Under the rule, a notice commencing a proceeding does not constitute a notice of charges for any alleged violation of Federal consumer financial law or other law. The proceedings under the rule are informal and do not constitute an adjudication proceeding with a hearing on the record under the Administrative Procedure Act. Accordingly, no discovery is permitted, a supplemental oral response does not constitute a hearing on the record, and no witnesses may be called as part of a supplemental oral response.

    The process begins upon the CFPB delivering a notice to the nonbank that it may have reasonable cause to determine that the nonbank is engaging, or has engaged, in conduct that poses a risk to consumers. The recipient of the notice has 30 days to provide a written response, including, if desired, a request for the opportunity to present an in-person response. Failure to timely respond to the notice may result in a default determination that the nonbank is subject to CFPB supervision. The staff of the CFPB will have 45 days following its receipt of a timely response to make its recommendation to the director of the CFPB. The director of the CFPB will then have 45 days to render his determination regarding the applicability of the rule to the subject nonbank. If the recipient of the notice requested an in-person response, the staff’s 45 day period within which to make a recommendation is extended to 90 days.

    It is also important to note that the CFPB may exert supervision over service providers (not defined) to any covered nonbank to the same extent that it could if such service provider were providing services to a bank and the CFPB were its federal bank regulator.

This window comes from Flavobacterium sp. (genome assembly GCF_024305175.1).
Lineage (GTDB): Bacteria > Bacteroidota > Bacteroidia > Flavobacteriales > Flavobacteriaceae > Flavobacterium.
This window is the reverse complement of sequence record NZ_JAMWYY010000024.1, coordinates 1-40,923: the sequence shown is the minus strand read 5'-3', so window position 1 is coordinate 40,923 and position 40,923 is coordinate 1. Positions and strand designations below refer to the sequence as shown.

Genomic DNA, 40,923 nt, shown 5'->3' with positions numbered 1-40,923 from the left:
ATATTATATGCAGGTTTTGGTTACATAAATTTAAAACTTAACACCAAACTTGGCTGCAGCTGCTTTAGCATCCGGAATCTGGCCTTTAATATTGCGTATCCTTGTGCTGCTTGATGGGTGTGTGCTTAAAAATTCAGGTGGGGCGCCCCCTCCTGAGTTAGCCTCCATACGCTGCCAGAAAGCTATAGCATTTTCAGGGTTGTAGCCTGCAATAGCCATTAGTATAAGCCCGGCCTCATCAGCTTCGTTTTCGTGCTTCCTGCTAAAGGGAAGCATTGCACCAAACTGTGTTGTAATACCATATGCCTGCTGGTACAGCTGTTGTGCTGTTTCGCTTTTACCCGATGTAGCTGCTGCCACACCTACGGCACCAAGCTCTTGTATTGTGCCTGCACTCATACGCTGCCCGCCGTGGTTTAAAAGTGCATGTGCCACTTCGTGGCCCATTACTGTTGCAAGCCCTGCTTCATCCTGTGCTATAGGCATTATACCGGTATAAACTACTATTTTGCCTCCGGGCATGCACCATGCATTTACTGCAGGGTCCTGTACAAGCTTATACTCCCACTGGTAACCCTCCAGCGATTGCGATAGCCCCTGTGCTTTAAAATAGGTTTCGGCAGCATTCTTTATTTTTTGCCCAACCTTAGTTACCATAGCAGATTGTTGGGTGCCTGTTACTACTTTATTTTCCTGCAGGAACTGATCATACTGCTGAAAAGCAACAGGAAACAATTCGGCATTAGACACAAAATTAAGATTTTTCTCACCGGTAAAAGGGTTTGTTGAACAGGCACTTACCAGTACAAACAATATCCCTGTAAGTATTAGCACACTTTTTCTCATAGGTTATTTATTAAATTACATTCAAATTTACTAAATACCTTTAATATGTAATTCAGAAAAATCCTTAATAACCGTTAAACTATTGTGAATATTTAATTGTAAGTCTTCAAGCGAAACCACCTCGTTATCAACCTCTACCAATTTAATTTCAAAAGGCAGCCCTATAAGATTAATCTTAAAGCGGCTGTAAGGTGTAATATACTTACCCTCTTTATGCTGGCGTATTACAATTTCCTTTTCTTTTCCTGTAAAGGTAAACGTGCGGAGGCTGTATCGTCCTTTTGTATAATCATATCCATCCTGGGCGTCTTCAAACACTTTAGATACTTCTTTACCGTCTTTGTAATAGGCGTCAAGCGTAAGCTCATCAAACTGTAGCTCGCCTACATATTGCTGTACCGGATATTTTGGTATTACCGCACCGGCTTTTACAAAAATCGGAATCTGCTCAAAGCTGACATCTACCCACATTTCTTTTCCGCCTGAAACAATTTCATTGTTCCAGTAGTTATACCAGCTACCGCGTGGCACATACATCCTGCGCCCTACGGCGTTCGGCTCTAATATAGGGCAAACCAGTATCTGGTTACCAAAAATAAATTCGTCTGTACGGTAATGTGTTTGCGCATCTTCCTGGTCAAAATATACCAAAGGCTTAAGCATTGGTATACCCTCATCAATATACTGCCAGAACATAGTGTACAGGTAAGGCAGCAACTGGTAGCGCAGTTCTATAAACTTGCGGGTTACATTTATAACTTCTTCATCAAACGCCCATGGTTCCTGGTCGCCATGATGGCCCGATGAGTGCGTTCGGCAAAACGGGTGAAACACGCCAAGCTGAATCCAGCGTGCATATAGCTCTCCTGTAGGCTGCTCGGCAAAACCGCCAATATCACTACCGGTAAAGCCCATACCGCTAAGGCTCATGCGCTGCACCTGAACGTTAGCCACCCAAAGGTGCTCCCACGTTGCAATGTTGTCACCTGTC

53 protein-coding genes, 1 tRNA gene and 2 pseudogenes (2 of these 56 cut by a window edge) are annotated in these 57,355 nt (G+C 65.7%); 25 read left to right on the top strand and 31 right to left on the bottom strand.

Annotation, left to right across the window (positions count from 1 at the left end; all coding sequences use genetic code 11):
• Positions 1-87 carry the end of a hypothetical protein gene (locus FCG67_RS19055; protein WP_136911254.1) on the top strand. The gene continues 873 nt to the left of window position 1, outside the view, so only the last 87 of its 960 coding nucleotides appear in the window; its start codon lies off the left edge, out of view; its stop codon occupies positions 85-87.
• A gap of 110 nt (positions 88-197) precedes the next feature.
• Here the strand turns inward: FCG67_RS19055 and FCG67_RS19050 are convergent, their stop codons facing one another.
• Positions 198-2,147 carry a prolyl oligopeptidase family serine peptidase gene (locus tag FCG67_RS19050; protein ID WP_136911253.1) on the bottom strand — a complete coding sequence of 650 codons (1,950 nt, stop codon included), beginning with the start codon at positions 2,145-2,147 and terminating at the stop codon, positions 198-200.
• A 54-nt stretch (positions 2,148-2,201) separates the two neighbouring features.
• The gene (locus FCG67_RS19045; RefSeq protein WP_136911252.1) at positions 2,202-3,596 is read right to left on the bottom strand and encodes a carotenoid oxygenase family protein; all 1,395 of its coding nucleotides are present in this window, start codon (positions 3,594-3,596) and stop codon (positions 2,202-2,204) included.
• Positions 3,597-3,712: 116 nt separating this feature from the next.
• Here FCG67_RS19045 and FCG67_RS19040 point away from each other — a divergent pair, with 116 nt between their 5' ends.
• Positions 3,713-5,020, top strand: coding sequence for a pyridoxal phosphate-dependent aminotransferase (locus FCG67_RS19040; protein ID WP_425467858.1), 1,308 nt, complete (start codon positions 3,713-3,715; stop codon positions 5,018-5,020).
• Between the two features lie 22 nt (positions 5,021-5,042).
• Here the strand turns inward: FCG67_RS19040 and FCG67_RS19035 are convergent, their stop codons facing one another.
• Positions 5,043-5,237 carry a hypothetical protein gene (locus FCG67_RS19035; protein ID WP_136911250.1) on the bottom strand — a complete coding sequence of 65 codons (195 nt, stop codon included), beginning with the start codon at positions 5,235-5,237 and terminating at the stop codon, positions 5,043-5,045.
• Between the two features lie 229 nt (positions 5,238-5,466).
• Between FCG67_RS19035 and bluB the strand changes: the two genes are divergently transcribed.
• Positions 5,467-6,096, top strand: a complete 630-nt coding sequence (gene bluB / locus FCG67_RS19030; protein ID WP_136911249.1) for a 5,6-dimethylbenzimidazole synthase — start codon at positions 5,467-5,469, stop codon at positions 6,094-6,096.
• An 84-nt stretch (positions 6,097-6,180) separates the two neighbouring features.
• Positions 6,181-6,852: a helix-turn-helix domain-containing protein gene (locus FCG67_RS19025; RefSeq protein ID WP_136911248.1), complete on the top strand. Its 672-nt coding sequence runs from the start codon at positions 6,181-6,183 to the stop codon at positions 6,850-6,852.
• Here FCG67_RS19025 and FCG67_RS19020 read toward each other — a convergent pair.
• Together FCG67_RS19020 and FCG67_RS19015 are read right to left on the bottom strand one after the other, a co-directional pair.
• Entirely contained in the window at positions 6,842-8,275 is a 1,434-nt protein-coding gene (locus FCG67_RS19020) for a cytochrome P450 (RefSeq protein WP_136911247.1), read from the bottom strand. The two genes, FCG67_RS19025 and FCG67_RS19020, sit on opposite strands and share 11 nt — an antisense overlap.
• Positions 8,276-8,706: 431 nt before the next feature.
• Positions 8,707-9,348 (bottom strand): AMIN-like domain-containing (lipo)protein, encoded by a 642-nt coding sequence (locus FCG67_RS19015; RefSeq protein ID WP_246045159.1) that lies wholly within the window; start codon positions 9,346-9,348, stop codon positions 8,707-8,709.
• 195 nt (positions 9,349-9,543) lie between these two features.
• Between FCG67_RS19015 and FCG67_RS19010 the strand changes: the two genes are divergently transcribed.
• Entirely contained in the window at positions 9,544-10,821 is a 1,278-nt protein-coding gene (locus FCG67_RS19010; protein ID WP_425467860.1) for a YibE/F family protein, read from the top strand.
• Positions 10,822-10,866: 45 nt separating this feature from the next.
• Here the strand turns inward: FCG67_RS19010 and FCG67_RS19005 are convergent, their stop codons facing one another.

The market impact of the CFPB’s new rule is likely broad and deep. The exact extent of the information to be required and the scope of the examinations to be conducted by the CFPB will be determined over time. This likely will create a heightened degree of uncertainty in the marketplace. This rule reinforces that Dodd-Frank provided the CFPB an enormous level of authority to supervise the providers of consumer financial products and services. The CFPB did not provide guidance on what products or services might be covered by the new rule, and while not a comprehensive listing, the following businesses may be covered: structured settlement, credit repair, debt settlement, tax preparation and tax restructuring companies. These entities should begin to examine their operations and procedures in order to avoid possible additional supervision.

    Please let us know if you would like additional detail regarding the final rule and its application to nonbanks.

    For more information on the matters discussed in this Locke Lord QuickStudy, please contact the authors:

    Daniel P. Weitzel | 202-220-6963 | dweitzel@lockelord.com 
    Douglas P. Faucette | 202 220 6961 | dfaucette@lockelord.com